While media remains fixated on the White House, the markets during Q2 were more attuned to corporate results and central bank activity. Investors saw solid gains and a smooth ride with the S&P returning 3.1% for the quarter – it was never up or down more than 2% in any of the three months. International stocks outperformed the United States for a second straight quarter.
Markets Focus on Corporate Growth, Not Politics
While much of the world’s attention has been focused on Trump and the administration’s next steps, the market has been more focused on economic and corporate growth than speculation around politics. Earnings growth for the S&P 500 during the third quarter is estimated at a healthy 6.6%, supporting high valuations and rising prices. With yields near all-time lows on much of the curve, the upside from owning bonds has decreased, but we believe they offer valuable diversification from stocks and should be a part of most portfolios.
U.S. Stocks, Central Banks & Timing the Market
U.S stocks are relatively expensive right now with the S&P’s PE ratio sitting at 25 (as of July 10, 2017) For stocks to produce further gains, either earnings must increase or valuations must get more extreme. One challenge to this is that profit margins are already at or above multi-decade highs for a multitude of reasons, ranging from stagnant wages to low interest rates on debt to tech-driven lowered costs.
Central banks have been instrumental in fueling this bull market. The Fed raised short rates by 0.25% in June, also announcing plans to shrink its balance sheet by letting bonds mature without replacing them, which created a mild headwind for stock and bond prices. The European Central Bank began to hint at its intention to start reducing monthly stimulus purchases, which drove the Euro and global bonds higher.
Some investors are frightened by all-time highs in stock prices and remain on the sidelines or maintain very high cash allocations. In our view, this is the classic mistake of trying to time the market, and one may end badly for those who try.
The Stock Market & Shrinkage
There is a shrinking count of publicly listed U.S. stocks right now, but it doesn’t mean the market is worth less. At close to $30 trillion, the value of the U.S. stock market is at an all-time high. There are fewer listed companies, but the bigger ones are much bigger. More available private equity and venture capital dollars are allowing companies to stay private longer, and greater regulatory requirements are discouraging some companies from going public. Additionally, consolidation and acquisition is fueled by low interest rates and cheap corporate debt. If the shrinking number of listed companies accelerates, it may change the nature of the public stock market in the long-term, but we don’t see it as a major concern for now.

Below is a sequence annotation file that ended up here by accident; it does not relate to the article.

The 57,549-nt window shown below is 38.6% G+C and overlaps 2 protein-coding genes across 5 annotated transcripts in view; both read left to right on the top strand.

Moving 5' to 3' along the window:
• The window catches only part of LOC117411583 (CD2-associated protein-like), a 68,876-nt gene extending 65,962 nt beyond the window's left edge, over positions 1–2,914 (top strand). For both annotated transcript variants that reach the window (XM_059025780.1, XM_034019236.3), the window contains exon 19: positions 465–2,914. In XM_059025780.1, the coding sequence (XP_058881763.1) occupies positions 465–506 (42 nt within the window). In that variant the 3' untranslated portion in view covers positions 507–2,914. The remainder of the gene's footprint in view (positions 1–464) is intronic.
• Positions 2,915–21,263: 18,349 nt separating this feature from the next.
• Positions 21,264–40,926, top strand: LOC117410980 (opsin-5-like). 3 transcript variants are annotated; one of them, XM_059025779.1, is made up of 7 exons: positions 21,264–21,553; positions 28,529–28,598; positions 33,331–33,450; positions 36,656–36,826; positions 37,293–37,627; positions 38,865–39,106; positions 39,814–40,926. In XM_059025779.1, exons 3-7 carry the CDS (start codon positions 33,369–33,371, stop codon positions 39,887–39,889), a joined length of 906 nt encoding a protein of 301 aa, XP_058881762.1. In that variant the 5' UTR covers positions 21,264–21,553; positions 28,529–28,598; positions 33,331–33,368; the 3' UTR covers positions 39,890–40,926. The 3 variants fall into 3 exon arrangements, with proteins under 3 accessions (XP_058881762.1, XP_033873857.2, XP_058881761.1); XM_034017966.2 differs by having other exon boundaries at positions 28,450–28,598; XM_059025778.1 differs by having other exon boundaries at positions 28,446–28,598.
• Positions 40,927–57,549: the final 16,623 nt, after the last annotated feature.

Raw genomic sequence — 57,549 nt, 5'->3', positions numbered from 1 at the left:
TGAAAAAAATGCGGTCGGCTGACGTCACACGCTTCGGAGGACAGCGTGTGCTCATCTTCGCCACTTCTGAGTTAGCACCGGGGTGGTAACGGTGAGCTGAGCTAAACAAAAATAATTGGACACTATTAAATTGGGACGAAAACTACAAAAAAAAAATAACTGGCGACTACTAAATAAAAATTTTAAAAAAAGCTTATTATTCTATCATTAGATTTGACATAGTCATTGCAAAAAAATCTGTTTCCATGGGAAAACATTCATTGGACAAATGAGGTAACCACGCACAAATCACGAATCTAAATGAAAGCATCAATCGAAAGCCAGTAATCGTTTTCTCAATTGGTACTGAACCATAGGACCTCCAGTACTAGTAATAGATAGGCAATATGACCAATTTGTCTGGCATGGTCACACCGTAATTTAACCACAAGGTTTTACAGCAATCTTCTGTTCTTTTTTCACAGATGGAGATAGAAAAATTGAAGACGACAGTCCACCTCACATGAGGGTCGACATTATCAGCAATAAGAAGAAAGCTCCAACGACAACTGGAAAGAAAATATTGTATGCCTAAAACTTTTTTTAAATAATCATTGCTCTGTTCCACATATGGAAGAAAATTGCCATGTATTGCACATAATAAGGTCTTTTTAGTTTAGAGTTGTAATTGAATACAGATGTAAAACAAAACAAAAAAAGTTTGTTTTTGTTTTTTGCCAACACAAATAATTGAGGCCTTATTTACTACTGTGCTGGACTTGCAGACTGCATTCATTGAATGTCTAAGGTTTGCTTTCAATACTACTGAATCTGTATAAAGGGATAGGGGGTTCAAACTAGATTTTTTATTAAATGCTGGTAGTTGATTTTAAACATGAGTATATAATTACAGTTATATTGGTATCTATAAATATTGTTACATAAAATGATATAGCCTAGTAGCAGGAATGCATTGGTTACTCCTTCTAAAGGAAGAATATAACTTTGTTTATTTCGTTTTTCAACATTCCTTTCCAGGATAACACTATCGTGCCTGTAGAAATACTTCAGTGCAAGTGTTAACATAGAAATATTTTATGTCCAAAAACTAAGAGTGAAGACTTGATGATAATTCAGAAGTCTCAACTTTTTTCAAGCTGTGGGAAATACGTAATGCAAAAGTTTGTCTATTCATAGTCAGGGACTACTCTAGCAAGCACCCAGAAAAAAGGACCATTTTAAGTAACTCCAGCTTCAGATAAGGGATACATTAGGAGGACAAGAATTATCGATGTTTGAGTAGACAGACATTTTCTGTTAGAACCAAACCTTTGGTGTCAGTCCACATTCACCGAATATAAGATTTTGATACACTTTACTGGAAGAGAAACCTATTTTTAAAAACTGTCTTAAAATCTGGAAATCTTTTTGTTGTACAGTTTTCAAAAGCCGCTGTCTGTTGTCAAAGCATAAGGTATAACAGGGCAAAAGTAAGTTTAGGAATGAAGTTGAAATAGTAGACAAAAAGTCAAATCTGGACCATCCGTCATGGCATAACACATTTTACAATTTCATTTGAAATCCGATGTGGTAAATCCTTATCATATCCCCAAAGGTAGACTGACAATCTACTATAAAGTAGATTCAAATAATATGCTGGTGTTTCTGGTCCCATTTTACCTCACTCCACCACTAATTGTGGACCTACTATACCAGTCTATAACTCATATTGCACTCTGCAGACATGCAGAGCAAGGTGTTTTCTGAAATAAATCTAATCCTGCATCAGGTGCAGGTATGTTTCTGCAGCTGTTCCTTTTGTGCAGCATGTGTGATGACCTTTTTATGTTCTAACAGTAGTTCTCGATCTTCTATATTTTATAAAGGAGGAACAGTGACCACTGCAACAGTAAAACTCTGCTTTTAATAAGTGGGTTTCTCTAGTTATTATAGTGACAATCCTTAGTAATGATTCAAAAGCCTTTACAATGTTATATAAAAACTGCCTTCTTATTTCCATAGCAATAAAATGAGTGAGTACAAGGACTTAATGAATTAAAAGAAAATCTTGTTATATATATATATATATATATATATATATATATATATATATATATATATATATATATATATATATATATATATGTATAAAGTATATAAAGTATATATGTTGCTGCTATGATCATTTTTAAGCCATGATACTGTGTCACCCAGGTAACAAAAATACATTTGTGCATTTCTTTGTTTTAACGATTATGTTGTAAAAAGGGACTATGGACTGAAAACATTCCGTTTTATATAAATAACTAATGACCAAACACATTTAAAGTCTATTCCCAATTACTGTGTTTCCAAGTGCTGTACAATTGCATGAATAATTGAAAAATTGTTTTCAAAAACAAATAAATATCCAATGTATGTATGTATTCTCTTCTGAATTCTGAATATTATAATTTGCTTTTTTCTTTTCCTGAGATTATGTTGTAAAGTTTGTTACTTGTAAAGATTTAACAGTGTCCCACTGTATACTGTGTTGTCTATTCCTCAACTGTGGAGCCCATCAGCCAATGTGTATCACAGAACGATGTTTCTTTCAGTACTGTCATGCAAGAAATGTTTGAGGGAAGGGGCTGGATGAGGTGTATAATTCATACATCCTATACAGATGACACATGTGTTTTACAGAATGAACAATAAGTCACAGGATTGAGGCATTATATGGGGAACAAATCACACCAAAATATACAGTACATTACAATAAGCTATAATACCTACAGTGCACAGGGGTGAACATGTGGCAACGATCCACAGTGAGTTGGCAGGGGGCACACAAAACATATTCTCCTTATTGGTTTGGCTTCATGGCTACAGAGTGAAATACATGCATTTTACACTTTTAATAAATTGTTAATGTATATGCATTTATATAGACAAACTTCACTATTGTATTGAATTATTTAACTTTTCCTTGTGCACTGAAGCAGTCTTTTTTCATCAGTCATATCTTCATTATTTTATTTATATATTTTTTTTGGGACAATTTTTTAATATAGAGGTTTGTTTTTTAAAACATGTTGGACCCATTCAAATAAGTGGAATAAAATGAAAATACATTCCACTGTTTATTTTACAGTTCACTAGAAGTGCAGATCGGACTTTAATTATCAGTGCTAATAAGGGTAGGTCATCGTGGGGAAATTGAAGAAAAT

FANG & FOMO
Large tech-driven consumer companies are the current darlings of the investing world, which means the term “FANG” is coming back in vogue. Jim Cramer coined this as an acronym for Facebook, Amazon, Netflix and Google (though some have expanded it to include Apple and Microsoft). These six stocks were up an average of ~22% in the first half of 2017, which has led some to experience “fear of missing out” – or FOMO. A counterintuitive yet self-perpetuating cycle has begun where rising prices create higher demand. This is nothing new when it comes to investments. We’ve seen it many times and it usually ends badly. Our advice is to take full advantage of the amazing products and services that come from Apple, Facebook, Amazon, Microsoft, Netflix, and Google. And don’t let that other acronym, FOMO, drive your strategy. It is can be the enemy of long-term success.
With valuations high, we believe it’s still more important than ever to have a strategic asset allocation, with diversification being critical to managing risk and maintaining upside potential. And as popular consumer-oriented tech stocks have become a bigger part of the market, some investors are experiencing FOMO. We urge caution around excessive exposure to these companies; remember that the most popular investments can also be the most dangerous.
To learn more about this quarter, read our free Q2 Market Review and Commentary.
Craig Birk, CFP®
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